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Dr. Pepi Schafler v. Hsbc Bank Usa

January 31, 2012


The opinion of the court was delivered by: William M. Skretny Chief Judge United States District Court


Plaintiff, Pepi Schafler, appearing pro se and who possesses a law degree (Docket No. 1, Complaint, at 8), has filed a complaint against two banks, two law firms, and two attorneys of the law firms.

As best the Court can discern, Plaintiff alleges, among other things, fraud, deceit, perjury, misrepresentation and embezzlement arising from two checks that her then husband, Donald Summer, had caused to be drawn from a joint bank account by the predecessor to defendant M&T Bank--i.e., Manufacturers and Traders Trust Co.--and deposited into his own personal account at the predecessor to defendant HSBC Bank USA--i.e., Marine Midland Bank--in 1985. Her claims also involve two prior state court lawsuits. The first was her divorce proceeding and the second involved the banking transactions and raised the same claims raised herein and sought return of the moneys allegedly stolen from her as a result of the banking transactions between Summer and the banks in question.

What is readily apparent from the complaint, as wholly conclusory and confusing as it is at times, is that plaintiff is attempting (and has continually attempted) to relitigate these exact or similar claims and prior state court actions. The complaint refers to two attempts to raise and relitigate these same or similar claims in other federal district courts in California and Maryland, where plaintiff moved after leaving Buffalo, N.Y.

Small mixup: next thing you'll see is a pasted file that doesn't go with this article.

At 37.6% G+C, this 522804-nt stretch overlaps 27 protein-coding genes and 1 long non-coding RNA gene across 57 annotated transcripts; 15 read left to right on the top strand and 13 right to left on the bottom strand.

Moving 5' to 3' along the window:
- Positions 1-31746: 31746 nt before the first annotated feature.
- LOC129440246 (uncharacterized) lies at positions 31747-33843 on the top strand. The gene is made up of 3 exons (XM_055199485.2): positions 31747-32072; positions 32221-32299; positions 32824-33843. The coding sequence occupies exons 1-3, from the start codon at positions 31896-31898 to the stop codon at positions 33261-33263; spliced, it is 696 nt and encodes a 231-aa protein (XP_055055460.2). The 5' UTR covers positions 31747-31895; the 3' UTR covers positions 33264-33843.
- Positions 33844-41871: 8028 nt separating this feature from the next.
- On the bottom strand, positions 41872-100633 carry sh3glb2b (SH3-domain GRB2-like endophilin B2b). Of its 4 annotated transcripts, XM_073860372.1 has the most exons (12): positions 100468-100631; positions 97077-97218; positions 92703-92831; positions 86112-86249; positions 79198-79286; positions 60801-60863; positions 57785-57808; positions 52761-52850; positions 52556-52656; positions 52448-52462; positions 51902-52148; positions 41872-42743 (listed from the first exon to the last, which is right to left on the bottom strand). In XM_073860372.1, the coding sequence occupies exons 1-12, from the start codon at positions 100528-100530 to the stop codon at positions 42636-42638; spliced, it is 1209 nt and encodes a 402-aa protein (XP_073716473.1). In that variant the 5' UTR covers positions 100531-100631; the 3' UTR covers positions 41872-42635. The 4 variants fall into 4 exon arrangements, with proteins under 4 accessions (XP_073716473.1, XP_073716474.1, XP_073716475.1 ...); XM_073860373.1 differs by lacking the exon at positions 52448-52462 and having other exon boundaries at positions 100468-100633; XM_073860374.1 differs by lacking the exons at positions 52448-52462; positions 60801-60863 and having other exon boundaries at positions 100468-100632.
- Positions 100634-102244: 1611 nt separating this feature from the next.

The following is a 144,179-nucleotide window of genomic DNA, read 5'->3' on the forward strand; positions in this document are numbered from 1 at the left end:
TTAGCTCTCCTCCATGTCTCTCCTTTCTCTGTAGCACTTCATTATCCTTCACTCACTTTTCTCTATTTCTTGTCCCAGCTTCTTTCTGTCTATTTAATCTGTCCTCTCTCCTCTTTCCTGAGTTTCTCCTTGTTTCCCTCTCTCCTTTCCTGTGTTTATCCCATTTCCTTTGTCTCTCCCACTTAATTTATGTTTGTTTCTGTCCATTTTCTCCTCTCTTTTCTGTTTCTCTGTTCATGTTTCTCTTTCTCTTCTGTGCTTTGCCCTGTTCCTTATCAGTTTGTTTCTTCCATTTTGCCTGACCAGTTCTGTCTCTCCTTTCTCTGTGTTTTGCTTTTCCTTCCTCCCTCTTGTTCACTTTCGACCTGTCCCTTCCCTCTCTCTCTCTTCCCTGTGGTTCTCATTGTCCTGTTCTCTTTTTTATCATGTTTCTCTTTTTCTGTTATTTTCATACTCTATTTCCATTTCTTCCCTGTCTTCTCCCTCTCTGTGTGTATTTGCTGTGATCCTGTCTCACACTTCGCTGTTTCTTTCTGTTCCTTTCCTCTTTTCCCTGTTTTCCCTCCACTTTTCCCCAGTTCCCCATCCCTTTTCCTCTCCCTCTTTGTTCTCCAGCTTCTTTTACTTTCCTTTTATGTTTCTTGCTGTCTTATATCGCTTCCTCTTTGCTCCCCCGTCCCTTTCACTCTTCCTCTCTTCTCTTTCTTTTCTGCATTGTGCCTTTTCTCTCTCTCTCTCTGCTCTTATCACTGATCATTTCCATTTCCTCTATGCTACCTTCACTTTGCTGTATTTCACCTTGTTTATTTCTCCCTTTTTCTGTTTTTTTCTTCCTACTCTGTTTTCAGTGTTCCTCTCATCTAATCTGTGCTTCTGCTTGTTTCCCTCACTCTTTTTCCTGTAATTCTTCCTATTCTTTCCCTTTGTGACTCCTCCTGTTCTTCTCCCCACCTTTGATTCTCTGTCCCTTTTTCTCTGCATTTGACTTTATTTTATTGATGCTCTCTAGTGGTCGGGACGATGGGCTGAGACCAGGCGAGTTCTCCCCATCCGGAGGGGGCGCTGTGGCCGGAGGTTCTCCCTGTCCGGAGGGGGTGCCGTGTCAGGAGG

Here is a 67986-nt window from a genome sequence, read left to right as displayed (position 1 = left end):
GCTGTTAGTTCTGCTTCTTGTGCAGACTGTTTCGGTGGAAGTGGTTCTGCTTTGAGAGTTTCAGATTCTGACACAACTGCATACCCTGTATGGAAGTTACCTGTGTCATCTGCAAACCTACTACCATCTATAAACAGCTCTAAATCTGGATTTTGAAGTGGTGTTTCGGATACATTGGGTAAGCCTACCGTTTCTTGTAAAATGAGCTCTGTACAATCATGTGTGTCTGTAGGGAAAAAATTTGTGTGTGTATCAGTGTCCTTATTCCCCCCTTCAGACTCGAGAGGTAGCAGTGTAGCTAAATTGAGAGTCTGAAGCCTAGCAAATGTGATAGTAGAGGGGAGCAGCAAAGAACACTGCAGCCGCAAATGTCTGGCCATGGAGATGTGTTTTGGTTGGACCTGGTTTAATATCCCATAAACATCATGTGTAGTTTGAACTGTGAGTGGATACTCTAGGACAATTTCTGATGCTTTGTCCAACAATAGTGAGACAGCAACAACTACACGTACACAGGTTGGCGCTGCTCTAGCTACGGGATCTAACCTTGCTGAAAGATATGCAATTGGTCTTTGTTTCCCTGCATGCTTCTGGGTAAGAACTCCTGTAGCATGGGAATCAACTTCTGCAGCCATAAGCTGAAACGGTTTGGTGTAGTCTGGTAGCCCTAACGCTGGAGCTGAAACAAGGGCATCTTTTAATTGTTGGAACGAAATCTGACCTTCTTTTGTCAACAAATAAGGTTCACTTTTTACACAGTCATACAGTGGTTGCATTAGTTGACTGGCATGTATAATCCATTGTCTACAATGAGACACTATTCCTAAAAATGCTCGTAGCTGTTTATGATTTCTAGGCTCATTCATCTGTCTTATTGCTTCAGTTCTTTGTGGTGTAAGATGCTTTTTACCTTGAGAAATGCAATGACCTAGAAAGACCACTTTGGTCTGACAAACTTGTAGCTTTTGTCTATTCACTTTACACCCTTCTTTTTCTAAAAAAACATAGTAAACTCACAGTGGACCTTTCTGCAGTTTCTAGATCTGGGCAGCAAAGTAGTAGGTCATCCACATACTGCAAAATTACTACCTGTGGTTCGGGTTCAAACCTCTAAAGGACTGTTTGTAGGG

Plaintiff also previously "filed" in this Court the identical claims against the predecessor banks of the banks sued herein, which, upon plaintiff's "removal" of that action to this Court after originally filing it in New York Supreme Court, Erie County (Schafler (Summer) v. Marine Midland Bank, N.A., et al., H-94139/87), was remanded to state court upon the motion of the defendant banks. Schafler v. Marine Midland Bank and Manufacturers and Traders Trust Co., 02-CV-0684E (Docket No. 1, Complaint, and Docket No. 16, Memorandum and Order.)*fn1 Plaintiff initially commenced that lawsuit in 1987, by an attorney, in the New York State Supreme Court, Erie County, alleging the same claims involving the same transactions between her then husband and the defendants sued therein--Marine Midland Bank, N.A. and Manufacturers and Traders Trust Co.*fn2 (Id., Docket No. 16, Memorandum and Order, 2003 WL 2138184 (W.D.N.Y. April 14, 2003).)